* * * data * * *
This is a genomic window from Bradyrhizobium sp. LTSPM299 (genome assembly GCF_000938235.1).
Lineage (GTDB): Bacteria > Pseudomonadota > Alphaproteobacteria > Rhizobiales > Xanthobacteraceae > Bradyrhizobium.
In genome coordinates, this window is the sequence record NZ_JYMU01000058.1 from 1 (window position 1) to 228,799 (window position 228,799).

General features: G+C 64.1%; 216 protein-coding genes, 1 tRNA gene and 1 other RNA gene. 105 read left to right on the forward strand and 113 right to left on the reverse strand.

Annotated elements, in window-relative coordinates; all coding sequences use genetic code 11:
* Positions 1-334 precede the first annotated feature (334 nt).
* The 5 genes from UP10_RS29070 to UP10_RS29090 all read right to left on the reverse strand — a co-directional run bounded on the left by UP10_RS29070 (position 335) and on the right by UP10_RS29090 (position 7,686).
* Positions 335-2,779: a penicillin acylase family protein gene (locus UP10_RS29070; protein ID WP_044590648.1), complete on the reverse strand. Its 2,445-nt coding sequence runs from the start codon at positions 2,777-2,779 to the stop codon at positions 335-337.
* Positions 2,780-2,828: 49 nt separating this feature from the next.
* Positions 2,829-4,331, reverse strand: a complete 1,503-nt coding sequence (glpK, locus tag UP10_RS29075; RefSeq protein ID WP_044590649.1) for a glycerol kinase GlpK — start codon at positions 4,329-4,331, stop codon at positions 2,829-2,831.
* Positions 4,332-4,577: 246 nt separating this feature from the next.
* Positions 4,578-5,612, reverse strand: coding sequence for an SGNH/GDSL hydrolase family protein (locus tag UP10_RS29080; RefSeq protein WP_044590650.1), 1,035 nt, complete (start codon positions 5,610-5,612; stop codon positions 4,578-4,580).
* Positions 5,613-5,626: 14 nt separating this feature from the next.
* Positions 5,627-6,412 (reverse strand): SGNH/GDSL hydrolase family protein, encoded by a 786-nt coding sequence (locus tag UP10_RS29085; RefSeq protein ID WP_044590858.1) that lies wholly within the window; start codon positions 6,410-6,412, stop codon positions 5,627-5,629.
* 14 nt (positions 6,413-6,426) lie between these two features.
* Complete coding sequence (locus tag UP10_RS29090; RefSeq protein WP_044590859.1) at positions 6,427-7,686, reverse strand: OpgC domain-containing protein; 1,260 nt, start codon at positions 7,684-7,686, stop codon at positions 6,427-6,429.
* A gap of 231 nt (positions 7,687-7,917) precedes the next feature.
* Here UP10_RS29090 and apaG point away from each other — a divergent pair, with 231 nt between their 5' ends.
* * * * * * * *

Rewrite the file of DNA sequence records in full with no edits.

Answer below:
This is a genomic window from Bradyrhizobium sp. LTSPM299 (genome assembly GCF_000938235.1).
Lineage (GTDB): Bacteria > Pseudomonadota > Alphaproteobacteria > Rhizobiales > Xanthobacteraceae > Bradyrhizobium.
In genome coordinates, this window is the sequence record NZ_JYMU01000058.1 from 1 (window position 1) to 228,799 (window position 228,799).

General features: G+C 64.1%; 216 protein-coding genes, 1 tRNA gene and 1 other RNA gene. 105 read left to right on the forward strand and 113 right to left on the reverse strand.

Annotated elements, in window-relative coordinates; all coding sequences use genetic code 11:
* Positions 1-334 precede the first annotated feature (334 nt).
* The 5 genes from UP10_RS29070 to UP10_RS29090 all read right to left on the reverse strand — a co-directional run bounded on the left by UP10_RS29070 (position 335) and on the right by UP10_RS29090 (position 7,686).
* Positions 335-2,779: a penicillin acylase family protein gene (locus UP10_RS29070; protein ID WP_044590648.1), complete on the reverse strand. Its 2,445-nt coding sequence runs from the start codon at positions 2,777-2,779 to the stop codon at positions 335-337.
* Positions 2,780-2,828: 49 nt separating this feature from the next.
* Positions 2,829-4,331, reverse strand: a complete 1,503-nt coding sequence (glpK, locus tag UP10_RS29075; RefSeq protein ID WP_044590649.1) for a glycerol kinase GlpK — start codon at positions 4,329-4,331, stop codon at positions 2,829-2,831.
* Positions 4,332-4,577: 246 nt separating this feature from the next.
* Positions 4,578-5,612, reverse strand: coding sequence for an SGNH/GDSL hydrolase family protein (locus tag UP10_RS29080; RefSeq protein WP_044590650.1), 1,035 nt, complete (start codon positions 5,610-5,612; stop codon positions 4,578-4,580).
* Positions 5,613-5,626: 14 nt separating this feature from the next.
* Positions 5,627-6,412 (reverse strand): SGNH/GDSL hydrolase family protein, encoded by a 786-nt coding sequence (locus tag UP10_RS29085; RefSeq protein ID WP_044590858.1) that lies wholly within the window; start codon positions 6,410-6,412, stop codon positions 5,627-5,629.
* 14 nt (positions 6,413-6,426) lie between these two features.
* Complete coding sequence (locus tag UP10_RS29090; RefSeq protein WP_044590859.1) at positions 6,427-7,686, reverse strand: OpgC domain-containing protein; 1,260 nt, start codon at positions 7,684-7,686, stop codon at positions 6,427-6,429.
* A gap of 231 nt (positions 7,687-7,917) precedes the next feature.
* Here UP10_RS29090 and apaG point away from each other — a divergent pair, with 231 nt between their 5' ends.